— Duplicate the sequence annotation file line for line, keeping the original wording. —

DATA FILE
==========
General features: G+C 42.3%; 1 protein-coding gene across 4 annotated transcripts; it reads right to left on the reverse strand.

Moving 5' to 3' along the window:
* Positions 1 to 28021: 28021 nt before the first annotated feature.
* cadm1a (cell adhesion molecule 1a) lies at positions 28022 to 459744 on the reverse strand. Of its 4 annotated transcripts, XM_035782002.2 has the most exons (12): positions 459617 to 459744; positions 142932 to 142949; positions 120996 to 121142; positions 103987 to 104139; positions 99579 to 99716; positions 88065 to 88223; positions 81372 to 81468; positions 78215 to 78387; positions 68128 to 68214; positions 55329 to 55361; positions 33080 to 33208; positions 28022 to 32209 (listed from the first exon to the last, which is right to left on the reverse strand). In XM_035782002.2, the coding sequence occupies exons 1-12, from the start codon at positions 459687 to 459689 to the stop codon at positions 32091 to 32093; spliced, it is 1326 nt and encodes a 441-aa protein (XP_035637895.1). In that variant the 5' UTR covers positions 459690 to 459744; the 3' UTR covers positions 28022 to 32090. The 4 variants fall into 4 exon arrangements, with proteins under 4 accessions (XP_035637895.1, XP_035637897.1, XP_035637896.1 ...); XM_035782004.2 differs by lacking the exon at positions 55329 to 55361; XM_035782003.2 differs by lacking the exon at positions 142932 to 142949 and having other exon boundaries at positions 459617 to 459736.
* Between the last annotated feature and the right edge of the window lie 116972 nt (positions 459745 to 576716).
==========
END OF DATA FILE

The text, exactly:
General features: G+C 42.3%; 1 protein-coding gene across 4 annotated transcripts; it reads right to left on the reverse strand.

Moving 5' to 3' along the window:
* Positions 1 to 28021: 28021 nt before the first annotated feature.
* cadm1a (cell adhesion molecule 1a) lies at positions 28022 to 459744 on the reverse strand. Of its 4 annotated transcripts, XM_035782002.2 has the most exons (12): positions 459617 to 459744; positions 142932 to 142949; positions 120996 to 121142; positions 103987 to 104139; positions 99579 to 99716; positions 88065 to 88223; positions 81372 to 81468; positions 78215 to 78387; positions 68128 to 68214; positions 55329 to 55361; positions 33080 to 33208; positions 28022 to 32209 (listed from the first exon to the last, which is right to left on the reverse strand). In XM_035782002.2, the coding sequence occupies exons 1-12, from the start codon at positions 459687 to 459689 to the stop codon at positions 32091 to 32093; spliced, it is 1326 nt and encodes a 441-aa protein (XP_035637895.1). In that variant the 5' UTR covers positions 459690 to 459744; the 3' UTR covers positions 28022 to 32090. The 4 variants fall into 4 exon arrangements, with proteins under 4 accessions (XP_035637895.1, XP_035637897.1, XP_035637896.1 ...); XM_035782004.2 differs by lacking the exon at positions 55329 to 55361; XM_035782003.2 differs by lacking the exon at positions 142932 to 142949 and having other exon boundaries at positions 459617 to 459736.
* Between the last annotated feature and the right edge of the window lie 116972 nt (positions 459745 to 576716).